By Bill Bransford
August 24th, 2012 | Uncategorized
Ask the Lawyer received the following question (paraphrased for easier reading and clarity) from a reader on a legal matter that might be of interest to the entire audience.
I have been told by friends who are EEO counselors that most EEO cases settle before a hearing. Do you have a sense of how EEO cases fare when a civil action is filed? Are most settled? Are the settlement amounts higher? When the agency doesn’t settle, do they usually win? Why would a complainant choose to file a civil action over an EEO hearing?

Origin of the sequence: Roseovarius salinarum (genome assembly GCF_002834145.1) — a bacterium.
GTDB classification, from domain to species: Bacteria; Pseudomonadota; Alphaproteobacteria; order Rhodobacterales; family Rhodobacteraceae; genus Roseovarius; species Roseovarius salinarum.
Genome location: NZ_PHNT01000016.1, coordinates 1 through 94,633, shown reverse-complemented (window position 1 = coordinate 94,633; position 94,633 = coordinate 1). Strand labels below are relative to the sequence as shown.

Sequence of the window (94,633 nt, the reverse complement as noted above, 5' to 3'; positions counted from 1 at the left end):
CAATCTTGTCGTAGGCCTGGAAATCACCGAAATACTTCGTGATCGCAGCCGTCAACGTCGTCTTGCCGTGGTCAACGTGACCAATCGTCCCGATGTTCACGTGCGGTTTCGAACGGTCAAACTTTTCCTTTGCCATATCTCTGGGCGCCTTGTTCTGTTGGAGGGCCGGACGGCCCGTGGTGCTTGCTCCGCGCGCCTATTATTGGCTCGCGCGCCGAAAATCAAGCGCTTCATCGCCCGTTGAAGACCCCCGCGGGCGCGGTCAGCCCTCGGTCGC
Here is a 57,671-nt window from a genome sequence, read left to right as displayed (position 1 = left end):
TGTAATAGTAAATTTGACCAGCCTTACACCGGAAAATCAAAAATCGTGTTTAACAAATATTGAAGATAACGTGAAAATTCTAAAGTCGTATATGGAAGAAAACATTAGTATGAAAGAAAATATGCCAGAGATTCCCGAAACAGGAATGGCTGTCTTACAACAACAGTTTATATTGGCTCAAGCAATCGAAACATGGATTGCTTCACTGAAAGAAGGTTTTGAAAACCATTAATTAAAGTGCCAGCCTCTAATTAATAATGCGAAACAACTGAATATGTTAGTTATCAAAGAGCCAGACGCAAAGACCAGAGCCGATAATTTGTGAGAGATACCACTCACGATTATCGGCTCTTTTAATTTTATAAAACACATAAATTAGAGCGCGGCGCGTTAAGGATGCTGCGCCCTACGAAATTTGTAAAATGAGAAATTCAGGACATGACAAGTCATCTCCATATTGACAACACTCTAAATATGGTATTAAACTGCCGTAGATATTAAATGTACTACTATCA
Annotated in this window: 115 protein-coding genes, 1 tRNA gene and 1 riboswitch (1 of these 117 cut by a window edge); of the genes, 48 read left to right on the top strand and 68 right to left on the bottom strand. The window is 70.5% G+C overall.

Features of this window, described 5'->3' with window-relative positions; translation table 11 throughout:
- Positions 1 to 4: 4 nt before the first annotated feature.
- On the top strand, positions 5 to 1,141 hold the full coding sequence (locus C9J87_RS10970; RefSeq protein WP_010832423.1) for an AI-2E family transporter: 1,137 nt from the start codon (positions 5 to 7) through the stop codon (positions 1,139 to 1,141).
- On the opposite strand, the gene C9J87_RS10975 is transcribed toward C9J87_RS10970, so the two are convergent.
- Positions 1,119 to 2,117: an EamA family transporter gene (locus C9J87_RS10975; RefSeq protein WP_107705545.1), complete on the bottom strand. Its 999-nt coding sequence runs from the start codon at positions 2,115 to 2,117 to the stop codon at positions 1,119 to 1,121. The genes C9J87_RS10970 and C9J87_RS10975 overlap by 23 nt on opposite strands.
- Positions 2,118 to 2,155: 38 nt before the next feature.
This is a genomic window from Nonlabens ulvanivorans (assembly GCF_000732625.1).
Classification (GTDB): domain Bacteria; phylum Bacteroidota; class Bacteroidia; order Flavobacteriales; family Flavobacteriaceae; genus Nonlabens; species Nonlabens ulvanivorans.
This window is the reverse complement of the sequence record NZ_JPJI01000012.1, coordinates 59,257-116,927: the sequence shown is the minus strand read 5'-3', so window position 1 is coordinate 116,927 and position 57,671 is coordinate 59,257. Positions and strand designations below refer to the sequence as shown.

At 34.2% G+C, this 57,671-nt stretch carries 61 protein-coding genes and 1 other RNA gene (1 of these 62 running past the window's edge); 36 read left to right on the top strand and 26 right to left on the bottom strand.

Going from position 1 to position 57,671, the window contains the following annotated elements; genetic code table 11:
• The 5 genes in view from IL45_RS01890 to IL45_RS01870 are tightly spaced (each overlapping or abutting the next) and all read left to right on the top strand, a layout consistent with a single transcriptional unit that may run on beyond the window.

Most EEO cases settle. Whether the amounts in settlement are higher than litigation cannot be determined. Sometimes, in a settlement, a complainant can get something the judge is powerless to award in exchange for compromising elsewhere. Someone might choose a civil action in federal court versus an EEO hearing at the EEOC to have the case heard by a jury. But federal court is demanding and complicated, and it is difficult to succeed there without a lawyer. The same might be said of an EEOC hearing, but the procedures are somewhat less complicated.
Bill Bransford is managing partner of Shaw Bransford & Roth PC.
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